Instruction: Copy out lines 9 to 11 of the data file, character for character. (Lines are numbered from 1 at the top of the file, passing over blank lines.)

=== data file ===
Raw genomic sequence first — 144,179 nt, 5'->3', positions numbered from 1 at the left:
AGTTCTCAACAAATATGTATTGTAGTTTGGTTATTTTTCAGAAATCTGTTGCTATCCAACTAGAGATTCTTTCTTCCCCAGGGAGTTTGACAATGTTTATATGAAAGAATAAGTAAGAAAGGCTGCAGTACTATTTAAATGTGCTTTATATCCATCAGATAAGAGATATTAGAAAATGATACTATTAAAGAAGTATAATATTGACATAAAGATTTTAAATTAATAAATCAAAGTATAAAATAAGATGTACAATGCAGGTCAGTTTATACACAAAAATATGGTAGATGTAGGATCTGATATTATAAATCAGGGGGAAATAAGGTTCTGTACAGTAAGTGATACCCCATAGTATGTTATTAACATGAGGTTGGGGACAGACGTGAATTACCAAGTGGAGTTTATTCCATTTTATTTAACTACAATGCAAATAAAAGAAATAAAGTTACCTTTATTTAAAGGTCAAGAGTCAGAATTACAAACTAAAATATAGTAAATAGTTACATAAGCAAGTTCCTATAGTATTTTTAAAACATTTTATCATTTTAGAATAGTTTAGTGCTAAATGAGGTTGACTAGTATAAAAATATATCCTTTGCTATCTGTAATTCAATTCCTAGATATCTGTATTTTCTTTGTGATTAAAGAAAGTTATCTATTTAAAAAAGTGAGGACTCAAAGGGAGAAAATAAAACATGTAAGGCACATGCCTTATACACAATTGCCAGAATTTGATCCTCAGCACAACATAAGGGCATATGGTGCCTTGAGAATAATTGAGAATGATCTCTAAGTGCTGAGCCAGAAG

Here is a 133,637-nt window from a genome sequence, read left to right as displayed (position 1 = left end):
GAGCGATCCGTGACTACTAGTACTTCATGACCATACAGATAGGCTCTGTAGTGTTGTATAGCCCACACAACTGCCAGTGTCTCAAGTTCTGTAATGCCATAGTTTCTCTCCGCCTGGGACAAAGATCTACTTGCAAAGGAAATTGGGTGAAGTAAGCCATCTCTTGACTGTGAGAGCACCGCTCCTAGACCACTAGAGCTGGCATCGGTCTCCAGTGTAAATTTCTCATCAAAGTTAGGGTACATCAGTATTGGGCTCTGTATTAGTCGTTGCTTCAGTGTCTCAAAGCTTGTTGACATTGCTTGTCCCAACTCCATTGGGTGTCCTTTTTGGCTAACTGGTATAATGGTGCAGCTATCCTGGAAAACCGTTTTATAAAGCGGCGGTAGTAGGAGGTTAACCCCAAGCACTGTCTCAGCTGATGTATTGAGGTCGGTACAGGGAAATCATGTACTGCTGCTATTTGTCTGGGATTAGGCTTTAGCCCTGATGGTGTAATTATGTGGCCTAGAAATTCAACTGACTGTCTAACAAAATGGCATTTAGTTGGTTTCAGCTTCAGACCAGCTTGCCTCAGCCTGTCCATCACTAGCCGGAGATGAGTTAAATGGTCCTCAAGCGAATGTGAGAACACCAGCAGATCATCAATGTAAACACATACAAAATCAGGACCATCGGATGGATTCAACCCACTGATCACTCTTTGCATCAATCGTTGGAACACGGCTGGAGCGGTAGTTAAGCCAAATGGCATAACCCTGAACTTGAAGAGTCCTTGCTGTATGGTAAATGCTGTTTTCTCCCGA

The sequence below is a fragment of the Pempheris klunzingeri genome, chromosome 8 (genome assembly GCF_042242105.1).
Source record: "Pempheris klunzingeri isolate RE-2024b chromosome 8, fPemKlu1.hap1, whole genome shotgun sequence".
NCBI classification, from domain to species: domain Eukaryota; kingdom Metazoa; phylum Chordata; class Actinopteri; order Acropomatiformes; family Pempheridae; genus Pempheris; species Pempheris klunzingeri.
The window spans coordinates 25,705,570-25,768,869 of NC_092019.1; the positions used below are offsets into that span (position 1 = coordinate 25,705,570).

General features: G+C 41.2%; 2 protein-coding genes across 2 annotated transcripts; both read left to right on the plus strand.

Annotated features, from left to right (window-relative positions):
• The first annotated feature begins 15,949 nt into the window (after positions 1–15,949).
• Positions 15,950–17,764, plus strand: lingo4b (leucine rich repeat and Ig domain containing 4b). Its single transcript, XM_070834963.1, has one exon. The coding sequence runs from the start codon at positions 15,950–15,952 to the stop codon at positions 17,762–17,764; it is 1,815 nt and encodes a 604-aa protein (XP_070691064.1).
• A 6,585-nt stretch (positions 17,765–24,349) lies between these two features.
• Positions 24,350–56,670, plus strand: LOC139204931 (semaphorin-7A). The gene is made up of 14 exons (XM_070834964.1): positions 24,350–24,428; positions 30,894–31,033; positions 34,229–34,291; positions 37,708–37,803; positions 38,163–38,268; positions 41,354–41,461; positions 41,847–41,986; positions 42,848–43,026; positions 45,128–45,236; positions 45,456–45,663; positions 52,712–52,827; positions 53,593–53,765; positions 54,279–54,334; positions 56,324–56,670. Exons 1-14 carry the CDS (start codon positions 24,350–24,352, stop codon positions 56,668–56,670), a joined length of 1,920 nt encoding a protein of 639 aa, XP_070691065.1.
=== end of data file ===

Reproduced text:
General features: G+C 41.2%; 2 protein-coding genes across 2 annotated transcripts; both read left to right on the plus strand.

Annotated features, from left to right (window-relative positions):
• The first annotated feature begins 15,949 nt into the window (after positions 1–15,949).